Strings, lipstick, Franz West and a tube of blood: Ivo Dimchev and his copycats in ‘X-on’

‘Why should I be using a dramaturg? So someone could solve my problems? I prefer taking all those decisions myself.’  That was what Ivo Dimchev was telling his audience, being interviewed on stage at Kaaitheater (Brussels), right after he had performed in X-on. For the first time the much-praised performance artist has come up with a performance for the ‘big’ stage, for the first time he isn’t alone on stage either. In my opinion, he could have done with the help of that dramaturg. As in I-on Dimchev once again uses works of art by Franz West, number 36 on ArtReview’s 2011 Power 100.

Two tourists walk on stage and into a museum. The girl is holding her camera. They admire a work of art on a white pedestal. The museum guard explains that it is a work of art by Austrian artist Franz West. That they can touch it. That they are even meant to touch it. Because this is one of West’s Paβstücke or adaptives, works of art that are conceived to be used by museumgoers. But what if we break it, one of the tourists asks. And then all of a sudden they start firing their imaginary guns. The guard falls down. The girl puts one of the adaptives on top of the guard and takes some pictures.

A bit later Dimchev walks in. On high heels, wearing just a tiny little string and some make-up. It’s not Dimchev, as a matter of fact, but Lily Handel, a persona he created for his performance Lili Handel (nominated for this year’s Bessie Awards in NY). And then the other three appear again, ‘dressed’ in the same way as Dimchev/Handel.

For Dimchev it became clear quite soon that it is impossible to do something with West’s adaptives (nice contradiction: you can’t use those works that are meant to be used), so for X-on he opted for a series of rather abstract scenes. X-on is also about the concepts of original and copy. The three other performers are merely copies of Handel, and Dimchev asked West for three copies of the works of art he wanted to use for X-on.

As much as I do admire Dimchev, I found it difficult to really sit this through. For starters, although I understand why Dimchev needed Handel – he wanted the ‘performative body’ to interact with West’s adaptives and not merely ‘a’ body – Handel, in my opinion, proved to be too meager as a basis to carry the whole of this performance.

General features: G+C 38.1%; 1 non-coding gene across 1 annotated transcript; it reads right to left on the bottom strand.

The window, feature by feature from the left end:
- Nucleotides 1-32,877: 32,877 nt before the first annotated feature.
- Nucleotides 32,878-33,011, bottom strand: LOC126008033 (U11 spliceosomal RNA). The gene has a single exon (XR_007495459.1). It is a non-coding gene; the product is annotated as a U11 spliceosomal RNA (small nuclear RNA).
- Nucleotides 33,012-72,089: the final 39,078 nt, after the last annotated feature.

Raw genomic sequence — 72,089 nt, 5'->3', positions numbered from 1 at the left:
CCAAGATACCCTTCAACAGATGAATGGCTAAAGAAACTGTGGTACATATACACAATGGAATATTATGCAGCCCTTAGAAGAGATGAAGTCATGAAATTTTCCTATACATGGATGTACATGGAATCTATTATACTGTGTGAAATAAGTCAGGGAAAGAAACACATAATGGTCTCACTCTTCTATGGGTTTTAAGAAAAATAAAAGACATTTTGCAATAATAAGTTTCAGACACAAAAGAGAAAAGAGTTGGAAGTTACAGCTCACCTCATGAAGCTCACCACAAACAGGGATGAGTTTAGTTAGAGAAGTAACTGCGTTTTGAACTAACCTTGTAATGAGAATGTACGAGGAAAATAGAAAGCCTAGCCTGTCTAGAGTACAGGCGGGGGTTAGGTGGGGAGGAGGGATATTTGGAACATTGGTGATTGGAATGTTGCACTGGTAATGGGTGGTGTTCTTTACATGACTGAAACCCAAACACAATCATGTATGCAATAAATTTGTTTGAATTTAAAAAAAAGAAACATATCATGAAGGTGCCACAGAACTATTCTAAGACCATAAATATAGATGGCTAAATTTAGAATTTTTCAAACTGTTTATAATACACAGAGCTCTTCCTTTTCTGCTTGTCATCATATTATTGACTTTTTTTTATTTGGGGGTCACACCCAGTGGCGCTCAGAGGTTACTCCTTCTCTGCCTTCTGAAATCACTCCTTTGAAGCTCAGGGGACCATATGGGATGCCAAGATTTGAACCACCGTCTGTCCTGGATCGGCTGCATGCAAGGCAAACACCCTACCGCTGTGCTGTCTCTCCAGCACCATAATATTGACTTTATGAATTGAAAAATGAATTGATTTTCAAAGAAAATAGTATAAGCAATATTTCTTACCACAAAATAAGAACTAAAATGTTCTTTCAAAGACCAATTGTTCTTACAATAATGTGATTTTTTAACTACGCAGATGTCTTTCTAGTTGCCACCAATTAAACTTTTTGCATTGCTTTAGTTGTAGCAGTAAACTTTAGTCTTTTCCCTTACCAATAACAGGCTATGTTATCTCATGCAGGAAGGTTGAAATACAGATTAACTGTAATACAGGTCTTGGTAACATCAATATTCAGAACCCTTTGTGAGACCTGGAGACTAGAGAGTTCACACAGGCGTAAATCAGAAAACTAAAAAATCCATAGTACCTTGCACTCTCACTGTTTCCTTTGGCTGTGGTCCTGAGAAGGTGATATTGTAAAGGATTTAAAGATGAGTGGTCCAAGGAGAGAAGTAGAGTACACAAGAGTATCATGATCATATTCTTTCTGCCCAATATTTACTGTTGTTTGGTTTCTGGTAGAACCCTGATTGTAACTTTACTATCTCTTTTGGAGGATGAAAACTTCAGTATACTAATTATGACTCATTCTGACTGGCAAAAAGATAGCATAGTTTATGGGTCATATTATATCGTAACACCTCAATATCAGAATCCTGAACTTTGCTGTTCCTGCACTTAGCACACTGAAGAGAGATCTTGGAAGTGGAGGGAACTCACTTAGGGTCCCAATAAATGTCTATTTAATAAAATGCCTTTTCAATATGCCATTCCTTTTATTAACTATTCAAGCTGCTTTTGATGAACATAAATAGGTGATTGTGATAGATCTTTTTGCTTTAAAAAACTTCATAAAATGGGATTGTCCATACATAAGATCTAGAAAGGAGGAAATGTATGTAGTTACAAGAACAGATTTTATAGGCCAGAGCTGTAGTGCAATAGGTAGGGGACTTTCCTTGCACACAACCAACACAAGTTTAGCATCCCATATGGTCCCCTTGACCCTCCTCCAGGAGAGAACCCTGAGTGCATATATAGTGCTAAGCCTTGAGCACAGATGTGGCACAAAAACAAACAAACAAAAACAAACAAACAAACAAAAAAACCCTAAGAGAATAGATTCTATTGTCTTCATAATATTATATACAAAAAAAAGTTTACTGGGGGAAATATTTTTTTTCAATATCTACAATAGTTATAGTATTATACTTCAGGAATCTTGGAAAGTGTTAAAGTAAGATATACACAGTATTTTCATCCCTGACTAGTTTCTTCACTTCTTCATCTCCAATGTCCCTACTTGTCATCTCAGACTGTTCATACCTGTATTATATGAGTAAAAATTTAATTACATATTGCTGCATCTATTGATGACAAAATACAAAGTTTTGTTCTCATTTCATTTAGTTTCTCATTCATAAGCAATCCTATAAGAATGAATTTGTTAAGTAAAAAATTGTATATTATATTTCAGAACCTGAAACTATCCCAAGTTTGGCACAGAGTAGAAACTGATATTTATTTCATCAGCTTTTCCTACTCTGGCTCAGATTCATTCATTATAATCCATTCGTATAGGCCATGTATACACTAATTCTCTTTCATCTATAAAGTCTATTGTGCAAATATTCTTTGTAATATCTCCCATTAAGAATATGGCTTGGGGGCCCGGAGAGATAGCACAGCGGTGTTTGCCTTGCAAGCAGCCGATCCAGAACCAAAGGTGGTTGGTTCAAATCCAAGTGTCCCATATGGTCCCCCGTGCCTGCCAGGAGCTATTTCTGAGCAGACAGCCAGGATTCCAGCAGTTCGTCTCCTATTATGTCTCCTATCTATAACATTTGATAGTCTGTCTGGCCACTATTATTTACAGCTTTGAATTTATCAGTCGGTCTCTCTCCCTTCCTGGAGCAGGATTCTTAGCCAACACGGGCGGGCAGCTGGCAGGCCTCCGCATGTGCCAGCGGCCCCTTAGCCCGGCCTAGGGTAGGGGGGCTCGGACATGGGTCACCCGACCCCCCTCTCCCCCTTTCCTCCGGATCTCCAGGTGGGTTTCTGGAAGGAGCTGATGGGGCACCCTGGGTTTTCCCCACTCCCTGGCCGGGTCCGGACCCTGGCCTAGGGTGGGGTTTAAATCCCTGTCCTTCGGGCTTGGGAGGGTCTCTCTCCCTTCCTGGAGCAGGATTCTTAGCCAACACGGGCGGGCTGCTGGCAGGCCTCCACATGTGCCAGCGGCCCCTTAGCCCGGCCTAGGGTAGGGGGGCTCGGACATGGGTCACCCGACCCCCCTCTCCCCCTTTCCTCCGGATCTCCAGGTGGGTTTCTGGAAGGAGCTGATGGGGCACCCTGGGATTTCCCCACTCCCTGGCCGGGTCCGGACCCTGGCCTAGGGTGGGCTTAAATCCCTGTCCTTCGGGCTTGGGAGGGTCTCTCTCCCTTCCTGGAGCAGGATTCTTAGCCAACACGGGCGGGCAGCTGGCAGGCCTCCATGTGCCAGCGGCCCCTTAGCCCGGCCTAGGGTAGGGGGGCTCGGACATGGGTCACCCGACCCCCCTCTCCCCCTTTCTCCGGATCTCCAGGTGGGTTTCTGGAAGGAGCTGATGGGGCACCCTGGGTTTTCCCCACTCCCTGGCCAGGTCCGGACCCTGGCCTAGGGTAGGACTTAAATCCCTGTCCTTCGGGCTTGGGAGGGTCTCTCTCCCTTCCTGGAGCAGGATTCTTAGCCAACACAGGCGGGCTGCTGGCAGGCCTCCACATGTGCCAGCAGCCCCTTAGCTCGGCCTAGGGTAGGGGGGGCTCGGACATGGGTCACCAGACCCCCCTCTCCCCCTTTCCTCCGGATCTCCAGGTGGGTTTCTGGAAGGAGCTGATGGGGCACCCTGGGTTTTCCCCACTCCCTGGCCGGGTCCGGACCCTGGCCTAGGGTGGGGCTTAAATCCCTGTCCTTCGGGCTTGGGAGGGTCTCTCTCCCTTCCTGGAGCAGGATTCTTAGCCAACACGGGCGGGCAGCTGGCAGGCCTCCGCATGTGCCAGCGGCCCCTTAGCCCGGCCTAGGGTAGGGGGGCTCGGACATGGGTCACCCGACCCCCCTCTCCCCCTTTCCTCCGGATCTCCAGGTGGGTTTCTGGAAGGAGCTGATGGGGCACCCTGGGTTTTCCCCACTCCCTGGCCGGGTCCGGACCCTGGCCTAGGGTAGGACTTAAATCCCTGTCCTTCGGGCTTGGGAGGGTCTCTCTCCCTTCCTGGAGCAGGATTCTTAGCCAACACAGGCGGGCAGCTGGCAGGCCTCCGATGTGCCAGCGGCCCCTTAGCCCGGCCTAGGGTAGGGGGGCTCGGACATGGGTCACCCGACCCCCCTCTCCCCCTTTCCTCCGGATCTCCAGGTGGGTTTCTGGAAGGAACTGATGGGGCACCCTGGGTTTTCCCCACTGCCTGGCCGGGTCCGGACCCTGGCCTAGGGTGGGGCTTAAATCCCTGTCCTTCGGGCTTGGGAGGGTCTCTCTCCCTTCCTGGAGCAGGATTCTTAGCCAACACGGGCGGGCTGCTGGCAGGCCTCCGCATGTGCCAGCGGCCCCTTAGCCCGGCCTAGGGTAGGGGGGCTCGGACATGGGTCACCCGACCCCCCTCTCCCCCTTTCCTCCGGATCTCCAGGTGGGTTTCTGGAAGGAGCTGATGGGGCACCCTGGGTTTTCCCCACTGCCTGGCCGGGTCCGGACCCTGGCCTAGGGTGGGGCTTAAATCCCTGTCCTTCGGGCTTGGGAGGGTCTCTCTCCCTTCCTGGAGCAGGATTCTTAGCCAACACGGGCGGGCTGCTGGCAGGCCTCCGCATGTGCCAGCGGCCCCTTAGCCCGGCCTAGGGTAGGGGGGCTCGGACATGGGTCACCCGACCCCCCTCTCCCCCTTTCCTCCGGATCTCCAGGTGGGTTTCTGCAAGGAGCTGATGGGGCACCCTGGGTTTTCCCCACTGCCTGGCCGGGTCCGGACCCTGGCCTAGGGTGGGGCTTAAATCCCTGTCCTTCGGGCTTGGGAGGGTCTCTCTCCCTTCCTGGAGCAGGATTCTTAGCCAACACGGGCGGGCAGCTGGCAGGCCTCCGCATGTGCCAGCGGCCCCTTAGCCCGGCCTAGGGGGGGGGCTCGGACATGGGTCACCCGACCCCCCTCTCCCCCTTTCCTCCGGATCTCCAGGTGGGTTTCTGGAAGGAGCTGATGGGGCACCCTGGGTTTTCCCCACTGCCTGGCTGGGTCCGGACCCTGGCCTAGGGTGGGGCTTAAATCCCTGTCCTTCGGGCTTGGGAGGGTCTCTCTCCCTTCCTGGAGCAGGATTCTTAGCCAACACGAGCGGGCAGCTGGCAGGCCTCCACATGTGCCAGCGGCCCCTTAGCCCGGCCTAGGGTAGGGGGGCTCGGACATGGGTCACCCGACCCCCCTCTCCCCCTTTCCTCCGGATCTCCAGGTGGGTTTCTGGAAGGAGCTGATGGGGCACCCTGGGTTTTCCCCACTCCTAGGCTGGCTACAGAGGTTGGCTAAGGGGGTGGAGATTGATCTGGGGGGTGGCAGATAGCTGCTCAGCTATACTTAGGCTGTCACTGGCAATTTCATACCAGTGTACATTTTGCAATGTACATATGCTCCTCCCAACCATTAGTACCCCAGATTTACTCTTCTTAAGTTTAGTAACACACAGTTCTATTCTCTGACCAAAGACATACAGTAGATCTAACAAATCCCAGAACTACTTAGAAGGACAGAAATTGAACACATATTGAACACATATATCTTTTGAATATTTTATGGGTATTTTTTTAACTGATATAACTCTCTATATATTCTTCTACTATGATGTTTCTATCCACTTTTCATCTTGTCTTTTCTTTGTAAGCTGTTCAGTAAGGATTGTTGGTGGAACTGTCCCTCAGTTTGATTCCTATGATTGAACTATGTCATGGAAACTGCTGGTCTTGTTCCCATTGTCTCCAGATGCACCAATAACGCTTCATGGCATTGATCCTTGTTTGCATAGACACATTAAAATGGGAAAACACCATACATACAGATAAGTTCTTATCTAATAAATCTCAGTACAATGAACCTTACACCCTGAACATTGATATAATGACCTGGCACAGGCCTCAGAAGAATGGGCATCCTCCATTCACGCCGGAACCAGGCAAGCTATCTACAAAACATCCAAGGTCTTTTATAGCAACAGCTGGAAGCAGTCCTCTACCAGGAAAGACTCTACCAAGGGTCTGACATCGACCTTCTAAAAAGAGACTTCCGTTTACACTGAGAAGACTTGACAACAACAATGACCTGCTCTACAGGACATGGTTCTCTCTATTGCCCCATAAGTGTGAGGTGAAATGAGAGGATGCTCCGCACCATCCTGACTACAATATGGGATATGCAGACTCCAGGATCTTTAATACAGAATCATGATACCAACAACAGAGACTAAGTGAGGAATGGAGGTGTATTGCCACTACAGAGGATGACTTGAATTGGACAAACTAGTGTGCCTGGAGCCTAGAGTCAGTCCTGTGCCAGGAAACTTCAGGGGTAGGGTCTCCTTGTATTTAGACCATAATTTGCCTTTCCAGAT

At first it’s funny to see Dimchev strut on his heels, and see the other three try to do the same, but quite soon you have the impression that you’ve seen everything there is to see about Handel.
Secondly: sure, this is about the original and the copy, but to me the imbalance on stage between Dimchev and his three copycats proved to be too big as well. Dimchev’s presence is rather overwhelming, his three companions – not gifted with Dimchev’s strange charisma – have not much to offer to counterbalance that.

And although X-on had some great scenes (in combination with music), to me quite a few others should have been disposed of during the rehearsal process. All in all X-on turned out to be too slow and lean. Seeing Dimchev draw some of his own blood (in Lili Handel he does so too and then auctions it) and then using it to paint on his body and his chair, in the midst of all that, felt like a desperate attempt to shock and stir things up a little bit. It made me merely shrug my shoulders.

A dramaturg. Didn’t I mention it? It may sound a bit too severe, but if I summon this up: there’s more to bringing a performance to the big stage than just having a couple of strong ideas and a stage-filling presence.

For a trailer & short interview, click here.

 

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